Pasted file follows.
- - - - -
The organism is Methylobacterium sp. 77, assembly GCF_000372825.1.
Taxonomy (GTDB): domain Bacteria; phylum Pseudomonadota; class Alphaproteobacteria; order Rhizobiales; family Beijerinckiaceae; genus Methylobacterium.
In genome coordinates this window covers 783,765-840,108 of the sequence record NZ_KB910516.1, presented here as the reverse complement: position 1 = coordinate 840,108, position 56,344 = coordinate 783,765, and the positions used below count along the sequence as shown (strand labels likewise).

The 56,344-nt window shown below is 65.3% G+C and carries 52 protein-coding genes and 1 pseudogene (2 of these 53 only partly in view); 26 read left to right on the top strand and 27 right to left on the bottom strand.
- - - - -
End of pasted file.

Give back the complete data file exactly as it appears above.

The organism is Methylobacterium sp. 77, assembly GCF_000372825.1.
Taxonomy (GTDB): domain Bacteria; phylum Pseudomonadota; class Alphaproteobacteria; order Rhizobiales; family Beijerinckiaceae; genus Methylobacterium.
In genome coordinates this window covers 783,765-840,108 of the sequence record NZ_KB910516.1, presented here as the reverse complement: position 1 = coordinate 840,108, position 56,344 = coordinate 783,765, and the positions used below count along the sequence as shown (strand labels likewise).

The 56,344-nt window shown below is 65.3% G+C and carries 52 protein-coding genes and 1 pseudogene (2 of these 53 only partly in view); 26 read left to right on the top strand and 27 right to left on the bottom strand.